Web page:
1954. appointments, washington's farewell address. signed, sincerely, karen l. haas. the speaker pro tempore: for what purpose does the gentleman from texas rise? mr. sessions: madam speaker, by direction on the committee on rules, i call up house resolution 475 ass and ask for its immediate -- and ask for its immediate consideration. the clerk: house calendar number 84, house resolutions 475. resolved, that at any time after the adoption of this resolution the speaker may, pursuant to clause 2-b of rule 18, declare the house resolved into the committee of the whole house on the state of the union for consideration of the bill, h.r. 3193, to amend the consumer financial protection act of 2010, to strengthen the review authority of the financial stability oversight council of regulations issued by the bureau of consumer financial protection, and for other purposes. the first reading of the bill shall be dispensed with.
all points of order against consideration of the bill are waived. general debate shall be confined to the bill and amendments specified in this section and shall not exceed one hour equally divided and controlled by the chair and ranking minority member of the committee on financial services. after general debate, the bill shall be considered for amendment under the five minute d rule. it shall be in order to consider as an original bill for the purpose of amendment under the five minute d rule -- five-minute rule an amendment in the nature of a substitute consisting of the text of rules committee print 113-36, modified by the amendment printed in part a of the report of the committee on rules accompanying this resolution. that amendment in the nature of a substitute shall be considered as read. all points of order against that amendment in the nature of a substitute are waived. no amendment to that amendment in the nature of a substitute shall be in order except those printed in part b of the report of the committee on rules accompanying this resolution. each such amendment may be offered only in the order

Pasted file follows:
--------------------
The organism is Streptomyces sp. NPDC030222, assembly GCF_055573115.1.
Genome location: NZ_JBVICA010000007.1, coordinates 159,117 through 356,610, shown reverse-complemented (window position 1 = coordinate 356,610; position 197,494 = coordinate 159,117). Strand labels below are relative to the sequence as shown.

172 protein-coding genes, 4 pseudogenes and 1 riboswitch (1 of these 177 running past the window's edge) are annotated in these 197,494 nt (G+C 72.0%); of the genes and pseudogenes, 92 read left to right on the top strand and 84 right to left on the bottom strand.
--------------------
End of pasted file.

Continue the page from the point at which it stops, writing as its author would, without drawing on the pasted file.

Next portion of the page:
printed in the report, may be offered only by a member designated in the report, shall be considered as read, shall be debatable for the time specified in the report, equally divided and controlled by the proponent and an opponent, shall not be subject to amendment and shall not be subject to demand for division of the question in the house or in the committee of the whole. all points of order against such amendments are waived. at the conclusion of consideration, the committee shall rise and report the bill to the house with such amendments as may have been adopted. any member may demand a separate vote in the house on any amendment adopted in the committee of the whole to the bill or to the amendment in the nature of a substitute made in order as original text. the previous question shall be considered as ordered on the bill and amendment thereto to final passage without intervenings motion, except one motion to recommit with or without instructions. section 2, on any legislative day during the period from february 13, 2014, through
february 24, 2014, a, the general of the proceedings of the -- the journal of the proceedings of the previous day shall be considered as approved and, b, the chair may at any time declare the house adjourned to meet at a date and time within the limits of clause 4, section 5, article 1 .f the constitution the speaker may ask members to perform the duties of the chair for the duration addressed by the resolution, though under clause 8-a of rule 1, section 4 , the requirement of clause 6-a of rule 13 for a 2/3 vote to consider a report from the committee on rules on the same day it is presented to the house is waived. with respect to any resolution reported through the legislative day of february 12, 2014, providing for consideration or disposition of a measure relating public debt